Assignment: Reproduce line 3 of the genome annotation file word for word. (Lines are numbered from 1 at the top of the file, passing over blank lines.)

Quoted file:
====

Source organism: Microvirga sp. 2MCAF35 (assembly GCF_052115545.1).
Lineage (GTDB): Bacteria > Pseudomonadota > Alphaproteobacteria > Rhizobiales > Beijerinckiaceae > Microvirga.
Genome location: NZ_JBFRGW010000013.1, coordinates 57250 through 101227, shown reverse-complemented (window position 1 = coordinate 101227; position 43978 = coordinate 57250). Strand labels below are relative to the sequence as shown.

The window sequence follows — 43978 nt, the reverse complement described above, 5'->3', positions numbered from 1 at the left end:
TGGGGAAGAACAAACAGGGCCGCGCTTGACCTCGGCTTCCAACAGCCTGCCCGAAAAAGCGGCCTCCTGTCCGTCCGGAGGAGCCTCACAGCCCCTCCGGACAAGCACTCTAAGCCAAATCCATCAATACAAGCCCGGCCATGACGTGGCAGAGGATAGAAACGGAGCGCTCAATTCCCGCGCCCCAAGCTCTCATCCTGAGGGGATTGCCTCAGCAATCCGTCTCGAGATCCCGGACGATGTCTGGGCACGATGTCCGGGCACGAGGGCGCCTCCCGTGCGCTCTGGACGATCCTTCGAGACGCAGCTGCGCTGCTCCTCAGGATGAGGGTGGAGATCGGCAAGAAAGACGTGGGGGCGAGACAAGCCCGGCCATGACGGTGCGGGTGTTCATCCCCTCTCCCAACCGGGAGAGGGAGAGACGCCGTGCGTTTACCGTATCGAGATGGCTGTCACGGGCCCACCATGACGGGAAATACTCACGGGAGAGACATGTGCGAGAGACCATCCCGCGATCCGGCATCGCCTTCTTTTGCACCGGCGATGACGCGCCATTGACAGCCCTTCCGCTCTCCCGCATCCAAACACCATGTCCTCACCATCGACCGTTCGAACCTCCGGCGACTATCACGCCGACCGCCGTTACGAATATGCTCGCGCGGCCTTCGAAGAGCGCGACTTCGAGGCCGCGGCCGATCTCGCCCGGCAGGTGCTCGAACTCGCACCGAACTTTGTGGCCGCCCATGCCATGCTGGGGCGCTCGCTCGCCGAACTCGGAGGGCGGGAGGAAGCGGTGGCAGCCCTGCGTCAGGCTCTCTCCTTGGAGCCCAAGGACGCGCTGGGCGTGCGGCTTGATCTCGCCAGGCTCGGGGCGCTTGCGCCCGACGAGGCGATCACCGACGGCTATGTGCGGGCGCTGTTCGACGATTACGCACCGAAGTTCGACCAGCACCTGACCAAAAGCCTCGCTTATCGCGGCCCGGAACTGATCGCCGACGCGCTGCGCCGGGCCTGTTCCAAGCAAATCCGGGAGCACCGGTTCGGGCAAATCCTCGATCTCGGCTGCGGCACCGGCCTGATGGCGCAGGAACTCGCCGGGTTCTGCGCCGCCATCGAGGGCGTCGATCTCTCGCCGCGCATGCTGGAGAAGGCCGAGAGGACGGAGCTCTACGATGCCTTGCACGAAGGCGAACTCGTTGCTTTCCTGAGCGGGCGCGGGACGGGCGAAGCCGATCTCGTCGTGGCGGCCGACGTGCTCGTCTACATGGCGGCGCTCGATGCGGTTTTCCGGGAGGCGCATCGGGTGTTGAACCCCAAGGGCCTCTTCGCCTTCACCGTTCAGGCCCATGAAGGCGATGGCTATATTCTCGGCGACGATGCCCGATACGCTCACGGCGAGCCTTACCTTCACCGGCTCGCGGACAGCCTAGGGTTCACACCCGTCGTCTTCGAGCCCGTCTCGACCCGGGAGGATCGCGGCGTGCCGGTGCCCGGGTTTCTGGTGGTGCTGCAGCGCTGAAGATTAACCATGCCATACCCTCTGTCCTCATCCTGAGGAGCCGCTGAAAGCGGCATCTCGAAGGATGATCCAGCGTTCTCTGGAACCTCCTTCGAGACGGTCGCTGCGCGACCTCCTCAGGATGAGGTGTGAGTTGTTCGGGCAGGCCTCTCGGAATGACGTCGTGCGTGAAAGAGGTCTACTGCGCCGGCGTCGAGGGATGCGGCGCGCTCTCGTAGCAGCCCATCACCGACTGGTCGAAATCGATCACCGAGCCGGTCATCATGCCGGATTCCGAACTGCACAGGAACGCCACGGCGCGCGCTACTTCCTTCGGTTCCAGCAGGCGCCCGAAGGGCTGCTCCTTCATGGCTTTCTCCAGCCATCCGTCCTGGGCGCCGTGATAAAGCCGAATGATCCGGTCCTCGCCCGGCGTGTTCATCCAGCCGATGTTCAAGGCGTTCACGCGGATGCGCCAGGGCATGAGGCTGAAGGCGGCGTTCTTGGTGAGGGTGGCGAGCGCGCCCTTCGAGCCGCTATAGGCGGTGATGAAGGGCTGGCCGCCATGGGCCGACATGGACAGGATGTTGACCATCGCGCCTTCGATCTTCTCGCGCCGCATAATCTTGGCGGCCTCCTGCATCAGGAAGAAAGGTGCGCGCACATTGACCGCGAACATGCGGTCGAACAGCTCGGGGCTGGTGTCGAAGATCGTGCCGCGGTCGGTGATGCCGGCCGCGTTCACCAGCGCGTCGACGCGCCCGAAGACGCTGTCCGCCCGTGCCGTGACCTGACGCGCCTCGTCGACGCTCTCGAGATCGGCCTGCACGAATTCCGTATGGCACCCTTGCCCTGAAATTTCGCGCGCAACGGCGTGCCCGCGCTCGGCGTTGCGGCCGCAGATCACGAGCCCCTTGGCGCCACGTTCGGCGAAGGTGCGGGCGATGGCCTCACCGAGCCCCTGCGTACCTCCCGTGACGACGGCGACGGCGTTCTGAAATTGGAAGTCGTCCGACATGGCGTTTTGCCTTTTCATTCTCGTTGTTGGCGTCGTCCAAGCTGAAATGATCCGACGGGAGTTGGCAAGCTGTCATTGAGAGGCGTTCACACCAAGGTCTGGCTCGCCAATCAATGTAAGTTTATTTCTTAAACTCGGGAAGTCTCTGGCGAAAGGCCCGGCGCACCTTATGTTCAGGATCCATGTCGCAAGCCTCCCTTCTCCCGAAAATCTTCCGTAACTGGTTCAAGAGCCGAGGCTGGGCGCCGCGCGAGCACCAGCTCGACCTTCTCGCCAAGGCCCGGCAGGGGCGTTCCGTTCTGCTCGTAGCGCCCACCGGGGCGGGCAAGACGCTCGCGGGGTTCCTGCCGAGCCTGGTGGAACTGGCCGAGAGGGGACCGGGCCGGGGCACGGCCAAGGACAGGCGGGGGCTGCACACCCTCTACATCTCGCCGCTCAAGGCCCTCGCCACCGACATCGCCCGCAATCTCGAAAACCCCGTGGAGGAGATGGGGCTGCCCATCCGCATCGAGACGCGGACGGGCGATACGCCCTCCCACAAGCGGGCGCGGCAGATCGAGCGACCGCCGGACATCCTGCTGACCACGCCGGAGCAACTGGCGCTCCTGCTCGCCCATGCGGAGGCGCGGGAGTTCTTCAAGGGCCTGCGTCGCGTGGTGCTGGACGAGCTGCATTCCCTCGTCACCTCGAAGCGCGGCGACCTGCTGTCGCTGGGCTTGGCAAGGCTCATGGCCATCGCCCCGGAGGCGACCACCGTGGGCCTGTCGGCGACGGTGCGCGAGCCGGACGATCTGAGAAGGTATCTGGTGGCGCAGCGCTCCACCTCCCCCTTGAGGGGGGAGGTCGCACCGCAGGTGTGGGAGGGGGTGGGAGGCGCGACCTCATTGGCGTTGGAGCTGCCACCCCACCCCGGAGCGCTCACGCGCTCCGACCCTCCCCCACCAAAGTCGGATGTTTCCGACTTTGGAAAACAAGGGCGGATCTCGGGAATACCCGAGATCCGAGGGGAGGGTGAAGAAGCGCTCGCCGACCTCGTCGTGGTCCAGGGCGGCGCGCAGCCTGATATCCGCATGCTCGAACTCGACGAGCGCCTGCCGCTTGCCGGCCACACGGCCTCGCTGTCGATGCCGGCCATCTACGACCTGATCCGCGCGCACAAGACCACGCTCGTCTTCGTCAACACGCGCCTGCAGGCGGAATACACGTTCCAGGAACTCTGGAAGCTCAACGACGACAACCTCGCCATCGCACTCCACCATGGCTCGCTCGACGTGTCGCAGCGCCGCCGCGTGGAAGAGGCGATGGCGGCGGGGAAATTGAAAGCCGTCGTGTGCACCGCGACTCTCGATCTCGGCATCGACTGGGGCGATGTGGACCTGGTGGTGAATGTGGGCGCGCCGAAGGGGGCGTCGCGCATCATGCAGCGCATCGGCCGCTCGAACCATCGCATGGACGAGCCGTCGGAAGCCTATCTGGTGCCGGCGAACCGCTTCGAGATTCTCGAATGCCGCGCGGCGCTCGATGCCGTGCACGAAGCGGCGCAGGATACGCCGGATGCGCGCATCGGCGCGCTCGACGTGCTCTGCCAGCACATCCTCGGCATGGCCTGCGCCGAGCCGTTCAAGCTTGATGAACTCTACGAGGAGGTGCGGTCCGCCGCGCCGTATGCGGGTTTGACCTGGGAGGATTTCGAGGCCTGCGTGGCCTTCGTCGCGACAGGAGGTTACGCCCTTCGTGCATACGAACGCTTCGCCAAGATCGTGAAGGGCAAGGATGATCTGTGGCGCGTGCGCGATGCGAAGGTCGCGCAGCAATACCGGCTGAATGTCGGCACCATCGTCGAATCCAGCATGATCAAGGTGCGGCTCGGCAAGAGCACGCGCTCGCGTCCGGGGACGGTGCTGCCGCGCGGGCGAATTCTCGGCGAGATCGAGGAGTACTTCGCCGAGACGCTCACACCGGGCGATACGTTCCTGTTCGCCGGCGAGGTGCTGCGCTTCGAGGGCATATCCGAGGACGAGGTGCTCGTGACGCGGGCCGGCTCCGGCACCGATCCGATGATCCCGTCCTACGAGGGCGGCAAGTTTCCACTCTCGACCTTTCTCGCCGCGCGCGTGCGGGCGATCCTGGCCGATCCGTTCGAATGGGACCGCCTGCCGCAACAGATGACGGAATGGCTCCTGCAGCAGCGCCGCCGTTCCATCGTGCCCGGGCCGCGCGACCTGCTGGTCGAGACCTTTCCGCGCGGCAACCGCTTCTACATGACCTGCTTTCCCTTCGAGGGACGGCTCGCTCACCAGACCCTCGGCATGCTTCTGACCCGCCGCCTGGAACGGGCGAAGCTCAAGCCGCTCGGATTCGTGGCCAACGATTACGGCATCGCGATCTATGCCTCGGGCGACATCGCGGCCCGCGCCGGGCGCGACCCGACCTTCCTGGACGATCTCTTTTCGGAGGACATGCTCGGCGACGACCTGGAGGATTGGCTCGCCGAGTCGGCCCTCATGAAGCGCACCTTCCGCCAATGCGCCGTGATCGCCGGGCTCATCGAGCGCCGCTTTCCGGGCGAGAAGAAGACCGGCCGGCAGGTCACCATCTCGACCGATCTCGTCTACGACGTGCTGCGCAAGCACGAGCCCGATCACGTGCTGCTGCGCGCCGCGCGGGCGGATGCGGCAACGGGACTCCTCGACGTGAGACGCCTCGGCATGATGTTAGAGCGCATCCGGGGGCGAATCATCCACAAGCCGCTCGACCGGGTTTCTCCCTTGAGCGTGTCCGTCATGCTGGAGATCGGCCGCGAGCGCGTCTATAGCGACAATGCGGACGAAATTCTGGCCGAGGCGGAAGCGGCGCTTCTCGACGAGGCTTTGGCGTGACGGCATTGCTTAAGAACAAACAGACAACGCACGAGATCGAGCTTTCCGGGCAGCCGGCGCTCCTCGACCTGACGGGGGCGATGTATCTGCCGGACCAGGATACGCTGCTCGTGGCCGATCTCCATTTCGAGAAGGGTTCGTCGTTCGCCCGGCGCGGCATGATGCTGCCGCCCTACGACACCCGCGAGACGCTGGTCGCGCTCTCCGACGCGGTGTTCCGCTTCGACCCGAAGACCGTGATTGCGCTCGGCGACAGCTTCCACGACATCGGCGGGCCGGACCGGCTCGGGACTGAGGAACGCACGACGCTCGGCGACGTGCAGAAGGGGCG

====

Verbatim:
Genome location: NZ_JBFRGW010000013.1, coordinates 57250 through 101227, shown reverse-complemented (window position 1 = coordinate 101227; position 43978 = coordinate 57250). Strand labels below are relative to the sequence as shown.